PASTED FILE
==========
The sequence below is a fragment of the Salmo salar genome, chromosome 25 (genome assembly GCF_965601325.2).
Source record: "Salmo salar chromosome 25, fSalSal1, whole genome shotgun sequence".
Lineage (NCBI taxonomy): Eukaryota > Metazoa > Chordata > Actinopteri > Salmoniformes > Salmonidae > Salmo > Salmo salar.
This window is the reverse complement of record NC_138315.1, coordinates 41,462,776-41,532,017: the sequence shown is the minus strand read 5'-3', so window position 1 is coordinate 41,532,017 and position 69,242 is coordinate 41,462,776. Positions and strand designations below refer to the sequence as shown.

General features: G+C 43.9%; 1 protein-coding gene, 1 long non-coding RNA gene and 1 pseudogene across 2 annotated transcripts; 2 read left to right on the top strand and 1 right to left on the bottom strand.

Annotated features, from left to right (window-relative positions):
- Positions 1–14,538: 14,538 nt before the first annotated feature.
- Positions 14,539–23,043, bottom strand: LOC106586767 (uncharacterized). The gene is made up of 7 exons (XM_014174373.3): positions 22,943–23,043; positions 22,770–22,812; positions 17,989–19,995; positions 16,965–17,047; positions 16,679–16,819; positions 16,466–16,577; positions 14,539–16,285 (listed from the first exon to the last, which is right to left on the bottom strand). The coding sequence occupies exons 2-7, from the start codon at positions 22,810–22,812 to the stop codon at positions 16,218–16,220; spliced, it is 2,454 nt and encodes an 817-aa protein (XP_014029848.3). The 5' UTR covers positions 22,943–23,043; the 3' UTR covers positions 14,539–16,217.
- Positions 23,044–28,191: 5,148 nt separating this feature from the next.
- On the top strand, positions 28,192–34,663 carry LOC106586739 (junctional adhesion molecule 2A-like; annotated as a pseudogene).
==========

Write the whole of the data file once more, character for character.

The sequence below is a fragment of the Salmo salar genome, chromosome 25 (genome assembly GCF_965601325.2).
Source record: "Salmo salar chromosome 25, fSalSal1, whole genome shotgun sequence".
Lineage (NCBI taxonomy): Eukaryota > Metazoa > Chordata > Actinopteri > Salmoniformes > Salmonidae > Salmo > Salmo salar.
This window is the reverse complement of record NC_138315.1, coordinates 41,462,776-41,532,017: the sequence shown is the minus strand read 5'-3', so window position 1 is coordinate 41,532,017 and position 69,242 is coordinate 41,462,776. Positions and strand designations below refer to the sequence as shown.

General features: G+C 43.9%; 1 protein-coding gene, 1 long non-coding RNA gene and 1 pseudogene across 2 annotated transcripts; 2 read left to right on the top strand and 1 right to left on the bottom strand.

Annotated features, from left to right (window-relative positions):
- Positions 1–14,538: 14,538 nt before the first annotated feature.
- Positions 14,539–23,043, bottom strand: LOC106586767 (uncharacterized). The gene is made up of 7 exons (XM_014174373.3): positions 22,943–23,043; positions 22,770–22,812; positions 17,989–19,995; positions 16,965–17,047; positions 16,679–16,819; positions 16,466–16,577; positions 14,539–16,285 (listed from the first exon to the last, which is right to left on the bottom strand). The coding sequence occupies exons 2-7, from the start codon at positions 22,810–22,812 to the stop codon at positions 16,218–16,220; spliced, it is 2,454 nt and encodes an 817-aa protein (XP_014029848.3). The 5' UTR covers positions 22,943–23,043; the 3' UTR covers positions 14,539–16,217.
- Positions 23,044–28,191: 5,148 nt separating this feature from the next.
- On the top strand, positions 28,192–34,663 carry LOC106586739 (junctional adhesion molecule 2A-like; annotated as a pseudogene).